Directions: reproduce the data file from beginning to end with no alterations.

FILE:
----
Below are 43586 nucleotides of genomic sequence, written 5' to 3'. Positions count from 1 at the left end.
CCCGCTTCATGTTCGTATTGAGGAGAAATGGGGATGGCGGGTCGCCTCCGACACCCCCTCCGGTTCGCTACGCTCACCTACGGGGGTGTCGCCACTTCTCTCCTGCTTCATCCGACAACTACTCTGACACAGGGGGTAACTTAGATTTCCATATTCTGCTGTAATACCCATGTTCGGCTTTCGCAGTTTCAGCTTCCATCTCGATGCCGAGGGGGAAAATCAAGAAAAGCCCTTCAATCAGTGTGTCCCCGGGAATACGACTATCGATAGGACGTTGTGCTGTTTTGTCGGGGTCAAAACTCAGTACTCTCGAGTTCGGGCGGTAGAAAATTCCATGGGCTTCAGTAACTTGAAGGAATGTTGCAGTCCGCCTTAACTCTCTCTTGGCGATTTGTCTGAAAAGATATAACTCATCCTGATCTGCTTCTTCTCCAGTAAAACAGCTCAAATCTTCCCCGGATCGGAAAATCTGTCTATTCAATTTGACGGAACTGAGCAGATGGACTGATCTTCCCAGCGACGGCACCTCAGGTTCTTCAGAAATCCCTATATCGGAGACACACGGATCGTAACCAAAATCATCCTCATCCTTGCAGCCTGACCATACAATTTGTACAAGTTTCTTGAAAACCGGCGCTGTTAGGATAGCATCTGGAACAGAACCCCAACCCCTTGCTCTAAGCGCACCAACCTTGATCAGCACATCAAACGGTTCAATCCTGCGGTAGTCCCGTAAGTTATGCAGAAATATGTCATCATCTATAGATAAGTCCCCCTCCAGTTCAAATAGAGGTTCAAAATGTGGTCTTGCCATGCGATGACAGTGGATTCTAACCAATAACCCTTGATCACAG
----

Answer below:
Below are 43586 nucleotides of genomic sequence, written 5' to 3'. Positions count from 1 at the left end.
CCCGCTTCATGTTCGTATTGAGGAGAAATGGGGATGGCGGGTCGCCTCCGACACCCCCTCCGGTTCGCTACGCTCACCTACGGGGGTGTCGCCACTTCTCTCCTGCTTCATCCGACAACTACTCTGACACAGGGGGTAACTTAGATTTCCATATTCTGCTGTAATACCCATGTTCGGCTTTCGCAGTTTCAGCTTCCATCTCGATGCCGAGGGGGAAAATCAAGAAAAGCCCTTCAATCAGTGTGTCCCCGGGAATACGACTATCGATAGGACGTTGTGCTGTTTTGTCGGGGTCAAAACTCAGTACTCTCGAGTTCGGGCGGTAGAAAATTCCATGGGCTTCAGTAACTTGAAGGAATGTTGCAGTCCGCCTTAACTCTCTCTTGGCGATTTGTCTGAAAAGATATAACTCATCCTGATCTGCTTCTTCTCCAGTAAAACAGCTCAAATCTTCCCCGGATCGGAAAATCTGTCTATTCAATTTGACGGAACTGAGCAGATGGACTGATCTTCCCAGCGACGGCACCTCAGGTTCTTCAGAAATCCCTATATCGGAGACACACGGATCGTAACCAAAATCATCCTCATCCTTGCAGCCTGACCATACAATTTGTACAAGTTTCTTGAAAACCGGCGCTGTTAGGATAGCATCTGGAACAGAACCCCAACCCCTTGCTCTAAGCGCACCAACCTTGATCAGCACATCAAACGGTTCAATCCTGCGGTAGTCCCGTAAGTTATGCAGAAATATGTCATCATCTATAGATAAGTCCCCCTCCAGTTCAAATAGAGGTTCAAAATGTGGTCTTGCCATGCGATGACAGTGGATTCTAACCAATAACCCTTGATCACAG